of a crossing field, which is sometimes modified to 6/2 female/male

arrangement, this being more amenable to mechanization.

Teosinte has two general branching patterns, one lateral and the other

basal, and each results from a higher level of maleness than that of corn, as

described earlier, under biphyletic domestications. As with other wild

monoecious plants that came under domestication, human selection for

increased productivity brought an increased feminization and an increase

in female inflorescence size and a reduction in male inflorescence number

and/or size.

Factors that favor the evolution of one large ear per corn plant include

(1) the free intraplant movement of resources (photosynthate), (2) a decrease in total construction costs for both the husk systems and cobs per

plant, with fewer but larger ears, and (3) a decrease in tassel size and

pollen costs per unit seed set, with the conserved resources partitioned into

constructing larger cobs. These factors agree with one of the theoretical

models for gamete packaging strategies for plants, in general as set forth in

mathematical terms by Schoen and Dubuc (1990).

With decreased expenditures on the husk system, protection for the

longer ear may be inadequate under factor (2), indicating that a compromise of two or more shorter ears with better protection may be a more

productive strategy. Under factor (3), a sudden one-step reduction in tassel

size with corresponding increases in ear productivity may be achieved by

the introduction of the unbranched (ub) tassel gene. With the extreme

expression of ub, the tassel is completely without branches, but usually ub

tassels have one or two short branches at the base of the central spike.

Reduced tassels may be inadequate to function as males in crossing fields,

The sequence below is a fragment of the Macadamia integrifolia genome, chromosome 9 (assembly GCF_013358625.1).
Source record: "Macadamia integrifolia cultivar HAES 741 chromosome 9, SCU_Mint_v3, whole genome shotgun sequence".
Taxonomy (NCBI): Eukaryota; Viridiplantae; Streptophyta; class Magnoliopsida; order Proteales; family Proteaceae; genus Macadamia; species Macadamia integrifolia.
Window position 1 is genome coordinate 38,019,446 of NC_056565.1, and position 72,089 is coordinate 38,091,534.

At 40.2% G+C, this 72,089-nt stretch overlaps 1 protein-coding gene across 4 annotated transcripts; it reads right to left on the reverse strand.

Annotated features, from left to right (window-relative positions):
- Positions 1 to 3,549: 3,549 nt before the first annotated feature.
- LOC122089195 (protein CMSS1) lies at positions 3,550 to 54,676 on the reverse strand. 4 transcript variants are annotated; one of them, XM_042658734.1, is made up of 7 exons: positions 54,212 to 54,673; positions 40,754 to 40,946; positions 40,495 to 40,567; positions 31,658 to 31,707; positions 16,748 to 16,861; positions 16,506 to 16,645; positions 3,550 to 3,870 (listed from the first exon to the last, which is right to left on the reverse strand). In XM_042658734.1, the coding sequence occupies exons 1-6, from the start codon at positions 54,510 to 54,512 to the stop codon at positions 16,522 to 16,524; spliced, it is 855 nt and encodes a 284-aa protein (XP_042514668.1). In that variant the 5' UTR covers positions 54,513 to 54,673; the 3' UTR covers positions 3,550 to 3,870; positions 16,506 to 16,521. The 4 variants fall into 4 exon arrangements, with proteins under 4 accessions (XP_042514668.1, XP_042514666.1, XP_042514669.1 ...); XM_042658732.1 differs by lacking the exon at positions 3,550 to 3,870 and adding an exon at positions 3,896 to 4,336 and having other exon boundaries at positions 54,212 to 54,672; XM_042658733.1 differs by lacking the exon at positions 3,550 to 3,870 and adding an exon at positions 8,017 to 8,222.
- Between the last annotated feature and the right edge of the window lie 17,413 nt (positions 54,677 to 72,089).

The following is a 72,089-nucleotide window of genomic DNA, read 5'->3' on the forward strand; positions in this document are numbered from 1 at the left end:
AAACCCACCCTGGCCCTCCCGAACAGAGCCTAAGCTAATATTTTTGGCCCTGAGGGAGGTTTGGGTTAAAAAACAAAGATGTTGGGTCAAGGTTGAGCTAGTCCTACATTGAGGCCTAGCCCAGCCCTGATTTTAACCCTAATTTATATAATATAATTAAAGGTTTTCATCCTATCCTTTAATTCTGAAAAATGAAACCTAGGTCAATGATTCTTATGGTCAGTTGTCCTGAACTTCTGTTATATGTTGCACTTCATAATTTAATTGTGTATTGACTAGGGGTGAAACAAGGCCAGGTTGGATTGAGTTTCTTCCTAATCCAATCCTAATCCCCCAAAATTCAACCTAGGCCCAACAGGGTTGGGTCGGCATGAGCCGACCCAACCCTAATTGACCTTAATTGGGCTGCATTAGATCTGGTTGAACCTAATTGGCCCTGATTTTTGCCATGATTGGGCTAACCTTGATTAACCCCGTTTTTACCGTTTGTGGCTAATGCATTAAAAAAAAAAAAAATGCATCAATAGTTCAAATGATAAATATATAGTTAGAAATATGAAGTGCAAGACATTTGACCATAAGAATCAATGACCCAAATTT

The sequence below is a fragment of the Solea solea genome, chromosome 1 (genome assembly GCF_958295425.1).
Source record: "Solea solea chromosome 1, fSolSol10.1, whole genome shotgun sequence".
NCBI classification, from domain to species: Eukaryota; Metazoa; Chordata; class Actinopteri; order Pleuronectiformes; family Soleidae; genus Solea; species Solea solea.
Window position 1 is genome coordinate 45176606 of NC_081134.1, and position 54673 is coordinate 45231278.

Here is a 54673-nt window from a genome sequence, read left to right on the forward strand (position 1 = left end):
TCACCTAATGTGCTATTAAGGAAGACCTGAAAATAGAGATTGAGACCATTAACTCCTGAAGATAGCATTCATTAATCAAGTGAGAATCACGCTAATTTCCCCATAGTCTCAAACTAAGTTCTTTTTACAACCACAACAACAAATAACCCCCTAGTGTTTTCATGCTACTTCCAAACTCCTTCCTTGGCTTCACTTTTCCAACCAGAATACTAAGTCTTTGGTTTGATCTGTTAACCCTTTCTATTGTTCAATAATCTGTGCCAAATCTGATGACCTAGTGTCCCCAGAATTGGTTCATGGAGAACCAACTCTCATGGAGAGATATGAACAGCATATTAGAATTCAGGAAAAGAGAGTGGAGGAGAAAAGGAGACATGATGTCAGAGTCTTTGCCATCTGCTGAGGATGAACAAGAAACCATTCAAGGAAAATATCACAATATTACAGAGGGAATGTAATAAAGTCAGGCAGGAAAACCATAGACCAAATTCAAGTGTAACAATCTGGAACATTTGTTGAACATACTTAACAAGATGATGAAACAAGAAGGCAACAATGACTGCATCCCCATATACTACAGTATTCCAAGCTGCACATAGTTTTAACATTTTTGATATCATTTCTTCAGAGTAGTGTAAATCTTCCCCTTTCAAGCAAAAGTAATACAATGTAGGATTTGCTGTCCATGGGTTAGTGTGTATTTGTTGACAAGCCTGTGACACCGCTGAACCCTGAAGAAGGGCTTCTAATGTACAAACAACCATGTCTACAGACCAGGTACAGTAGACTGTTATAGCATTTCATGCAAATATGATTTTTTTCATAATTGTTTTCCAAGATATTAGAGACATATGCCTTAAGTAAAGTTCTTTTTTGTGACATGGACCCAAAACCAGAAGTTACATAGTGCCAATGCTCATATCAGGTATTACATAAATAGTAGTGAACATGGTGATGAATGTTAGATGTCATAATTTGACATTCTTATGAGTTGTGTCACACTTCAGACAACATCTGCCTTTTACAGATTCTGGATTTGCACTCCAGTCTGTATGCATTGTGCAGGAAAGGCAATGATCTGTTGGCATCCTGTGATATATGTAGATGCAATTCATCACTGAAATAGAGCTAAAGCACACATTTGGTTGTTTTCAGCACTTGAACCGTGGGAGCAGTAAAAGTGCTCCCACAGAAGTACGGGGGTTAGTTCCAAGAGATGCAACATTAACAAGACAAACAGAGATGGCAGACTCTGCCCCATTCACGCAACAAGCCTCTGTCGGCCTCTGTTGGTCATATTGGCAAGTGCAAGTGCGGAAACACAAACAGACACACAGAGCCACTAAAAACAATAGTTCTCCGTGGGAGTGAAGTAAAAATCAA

but solutions are possible.

Both factors (2) and (3) are fixed costs that are drawn from one initial

pool of resources. A secondary pool of resources that accumulates and

becomes available over the next 2-3 weeks contributes to kernel development and cob induration.



EVOLUTION OF CORN



227



VIII. SUMMARY AND CONCLUSIONS

Research to segregate and isolate the key trait differences between

teosinte and corn in isogeneic backgrounds has already enabled us to (1)

determine the minimum number of genetic changes that are essential to

convert teosinte into corn, (2) determine the inheritance and chromosomal

location of these genes, (3) determine the modifying effects of background

genes in shaping the expression of the key trait genes, and (4) determine

from the past and current direction of corn’s evolution as to where it may

be going from here, and which loci and genes will be useful in directing the

future extension of this evolution.

That only four or five inherited key trait units separate teosinte from

corn is based on the recovery rate of parental types in F2 segregations

(Collins and Kempton, 1920; Mangelsdorf and Reeves, 1939; Beadle,

1980). One viewpoint holds that these inherited units are clusters of linked

genes that eventually evolved their partial isolating mechanisms through

tight linkage, cross-over suppressors such as cryptic rearrangements, and

chromosome knobs, or by close linkage with gametophyte genes. The Ga

silks of teosinte would have selective protection against ga corn pollen. The

evolution of some mechanism for segmental isolation would occur within

teosinte in order to conserve certain essential combinations of genes from

breaking up through crossing-over and recombination with the domestic

alleles that would reduce natural survival (Galinat, 1988a). The corn

counterparts to these blocks do not require such protection because the

fitness of the corn ear is in the eye and mind of humans. The best example

of such a teosine segment is on the short arm of chromosome 4, where

there are genes controlling spikelet inclination, rachilla elongation, outer

glume and cupule induration, and, near the end of the short arm, rachis

and pith abscission. In addition to this partial segmental isolation, other